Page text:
Eating in season is kind to your budget. The abundance of produce makes it more affordable. Additionally, if you are buying local, you are supporting your local economy.


Eating in season means that your produce has had the opportunity to ripen naturally and to fully develop its flavor.

Natural Nutritional Needs

Your body knows what it needs, and the natural cycle of the seasons for produce allow your body to attain these nutrients. Fresh leafy greens in the spring shift your body from the heavier foods of winter. Succulent summer fruits and vegetable help cool and hydrate the body in the heat. Hearty root vegetables help prepare your body for the coming cold weather.

By your fresh seasonal produce selection you provide your body with the nutrients it needs naturally. As with its fully developed flavor, fresh seasonal produce is more likely to not only have fully developed its nutritional value, but you will also most likely take advantage of this opportunity by preparing [blog link] and consuming it immediately.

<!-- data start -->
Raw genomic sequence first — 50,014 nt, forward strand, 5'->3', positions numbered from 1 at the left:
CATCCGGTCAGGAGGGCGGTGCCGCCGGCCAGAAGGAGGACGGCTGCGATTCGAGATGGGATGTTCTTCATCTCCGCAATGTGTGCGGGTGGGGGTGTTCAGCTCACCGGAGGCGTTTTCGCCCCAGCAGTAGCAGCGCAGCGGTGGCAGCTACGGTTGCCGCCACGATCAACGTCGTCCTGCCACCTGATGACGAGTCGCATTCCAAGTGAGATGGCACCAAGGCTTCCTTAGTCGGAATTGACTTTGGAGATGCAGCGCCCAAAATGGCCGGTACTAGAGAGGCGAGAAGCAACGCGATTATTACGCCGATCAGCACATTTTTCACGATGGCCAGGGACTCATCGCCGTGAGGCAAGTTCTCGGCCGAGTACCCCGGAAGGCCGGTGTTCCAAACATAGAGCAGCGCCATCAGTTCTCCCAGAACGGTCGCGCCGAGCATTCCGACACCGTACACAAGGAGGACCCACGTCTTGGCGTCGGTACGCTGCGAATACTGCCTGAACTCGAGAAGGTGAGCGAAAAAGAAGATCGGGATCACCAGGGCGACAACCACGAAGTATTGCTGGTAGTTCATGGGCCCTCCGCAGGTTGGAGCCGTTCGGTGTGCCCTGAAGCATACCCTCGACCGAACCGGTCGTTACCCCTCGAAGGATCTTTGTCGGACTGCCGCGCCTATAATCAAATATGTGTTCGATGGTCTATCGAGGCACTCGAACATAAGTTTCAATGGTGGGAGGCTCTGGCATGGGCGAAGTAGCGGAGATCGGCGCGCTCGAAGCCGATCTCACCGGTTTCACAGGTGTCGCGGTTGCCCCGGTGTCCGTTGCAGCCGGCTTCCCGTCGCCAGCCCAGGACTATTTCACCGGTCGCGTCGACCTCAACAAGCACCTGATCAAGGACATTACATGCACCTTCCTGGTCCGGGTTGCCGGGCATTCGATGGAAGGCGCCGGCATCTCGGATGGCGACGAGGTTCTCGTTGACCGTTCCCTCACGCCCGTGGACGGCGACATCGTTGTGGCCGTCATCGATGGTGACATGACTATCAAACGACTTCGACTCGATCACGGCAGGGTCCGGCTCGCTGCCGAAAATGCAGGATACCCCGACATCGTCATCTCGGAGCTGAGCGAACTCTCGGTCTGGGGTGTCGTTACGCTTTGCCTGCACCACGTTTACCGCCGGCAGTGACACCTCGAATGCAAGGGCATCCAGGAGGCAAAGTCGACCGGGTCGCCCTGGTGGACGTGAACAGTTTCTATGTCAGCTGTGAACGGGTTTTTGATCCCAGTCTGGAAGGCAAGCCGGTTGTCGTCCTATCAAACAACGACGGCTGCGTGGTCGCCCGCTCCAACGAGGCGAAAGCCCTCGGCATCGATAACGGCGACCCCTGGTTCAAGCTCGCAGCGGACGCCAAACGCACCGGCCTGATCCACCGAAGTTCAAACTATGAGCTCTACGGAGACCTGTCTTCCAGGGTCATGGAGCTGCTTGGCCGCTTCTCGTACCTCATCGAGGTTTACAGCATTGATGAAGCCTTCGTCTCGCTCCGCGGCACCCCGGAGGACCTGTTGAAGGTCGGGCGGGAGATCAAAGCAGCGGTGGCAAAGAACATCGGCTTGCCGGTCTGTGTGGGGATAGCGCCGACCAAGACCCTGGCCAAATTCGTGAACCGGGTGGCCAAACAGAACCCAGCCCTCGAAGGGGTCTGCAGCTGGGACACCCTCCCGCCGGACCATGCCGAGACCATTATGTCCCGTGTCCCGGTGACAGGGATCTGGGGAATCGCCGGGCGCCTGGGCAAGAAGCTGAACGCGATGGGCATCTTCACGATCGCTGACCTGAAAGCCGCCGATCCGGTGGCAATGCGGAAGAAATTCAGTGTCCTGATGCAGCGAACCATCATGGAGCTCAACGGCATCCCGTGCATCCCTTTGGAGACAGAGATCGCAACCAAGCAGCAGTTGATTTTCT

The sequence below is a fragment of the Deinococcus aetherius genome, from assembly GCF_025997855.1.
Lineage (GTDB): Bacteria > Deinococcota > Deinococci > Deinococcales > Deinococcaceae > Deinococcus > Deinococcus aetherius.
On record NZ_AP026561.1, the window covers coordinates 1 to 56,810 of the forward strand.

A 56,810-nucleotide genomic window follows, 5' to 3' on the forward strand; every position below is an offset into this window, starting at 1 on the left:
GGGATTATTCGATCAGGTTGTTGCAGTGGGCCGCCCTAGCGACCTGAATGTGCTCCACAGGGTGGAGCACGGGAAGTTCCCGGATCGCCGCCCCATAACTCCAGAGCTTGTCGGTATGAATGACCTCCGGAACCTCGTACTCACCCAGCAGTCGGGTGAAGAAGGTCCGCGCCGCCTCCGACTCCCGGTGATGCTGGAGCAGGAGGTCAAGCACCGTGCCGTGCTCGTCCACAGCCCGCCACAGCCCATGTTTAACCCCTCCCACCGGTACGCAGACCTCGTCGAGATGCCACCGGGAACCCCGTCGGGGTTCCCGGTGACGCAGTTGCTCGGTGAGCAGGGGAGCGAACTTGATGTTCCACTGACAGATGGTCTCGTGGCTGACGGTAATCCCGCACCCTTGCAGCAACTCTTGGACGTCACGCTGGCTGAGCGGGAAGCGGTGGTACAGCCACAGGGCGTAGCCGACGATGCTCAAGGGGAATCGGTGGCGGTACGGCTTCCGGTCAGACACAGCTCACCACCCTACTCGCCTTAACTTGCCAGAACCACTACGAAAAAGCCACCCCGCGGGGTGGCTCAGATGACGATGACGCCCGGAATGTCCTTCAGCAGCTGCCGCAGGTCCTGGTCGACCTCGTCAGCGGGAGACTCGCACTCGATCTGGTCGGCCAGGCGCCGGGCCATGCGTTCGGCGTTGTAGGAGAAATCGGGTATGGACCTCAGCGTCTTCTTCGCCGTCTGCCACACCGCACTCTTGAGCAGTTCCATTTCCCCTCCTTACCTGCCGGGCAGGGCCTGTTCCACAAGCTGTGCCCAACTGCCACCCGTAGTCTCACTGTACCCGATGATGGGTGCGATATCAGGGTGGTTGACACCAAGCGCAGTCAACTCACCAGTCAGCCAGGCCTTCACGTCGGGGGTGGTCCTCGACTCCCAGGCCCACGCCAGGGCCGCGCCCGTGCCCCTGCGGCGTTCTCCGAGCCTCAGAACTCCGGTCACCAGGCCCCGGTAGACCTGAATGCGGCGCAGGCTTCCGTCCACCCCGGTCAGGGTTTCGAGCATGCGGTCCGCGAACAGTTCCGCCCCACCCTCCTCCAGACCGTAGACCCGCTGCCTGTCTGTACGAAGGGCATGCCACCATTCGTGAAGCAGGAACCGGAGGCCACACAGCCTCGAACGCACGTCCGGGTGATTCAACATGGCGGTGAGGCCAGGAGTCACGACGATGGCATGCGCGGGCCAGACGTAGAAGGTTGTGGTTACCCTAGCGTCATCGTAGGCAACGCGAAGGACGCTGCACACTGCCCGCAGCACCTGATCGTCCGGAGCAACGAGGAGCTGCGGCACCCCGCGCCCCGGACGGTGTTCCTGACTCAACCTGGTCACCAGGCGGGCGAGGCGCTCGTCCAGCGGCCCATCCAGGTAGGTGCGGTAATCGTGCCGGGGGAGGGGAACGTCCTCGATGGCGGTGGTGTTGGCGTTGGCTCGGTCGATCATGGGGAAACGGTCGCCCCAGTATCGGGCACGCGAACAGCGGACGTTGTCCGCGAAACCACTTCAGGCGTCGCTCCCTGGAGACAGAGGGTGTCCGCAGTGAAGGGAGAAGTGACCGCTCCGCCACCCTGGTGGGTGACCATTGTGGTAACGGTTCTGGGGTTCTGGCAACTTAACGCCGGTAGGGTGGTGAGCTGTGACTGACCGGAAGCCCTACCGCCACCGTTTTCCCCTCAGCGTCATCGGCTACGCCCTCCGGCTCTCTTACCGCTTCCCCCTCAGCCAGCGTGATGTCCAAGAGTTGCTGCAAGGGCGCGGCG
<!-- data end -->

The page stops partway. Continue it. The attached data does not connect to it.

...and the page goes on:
Fresh seasonal produce will add variety to your diet. It may also prompt you to explore new and exciting recipes to add to your meal planning.

The following sources can help you discover what is is season:

          • USDA: What’s in Season
          • Local Harvest
          • Eat the Season
          • Sustainable Table Seasonal Food Guide
          • Simple Steps: Eat Local
          • Eat Well Guide

Contact your local Metabolic Medical Center to discuss incorporating more fresh seasonal produce into your individualized weight management and lifestyle program.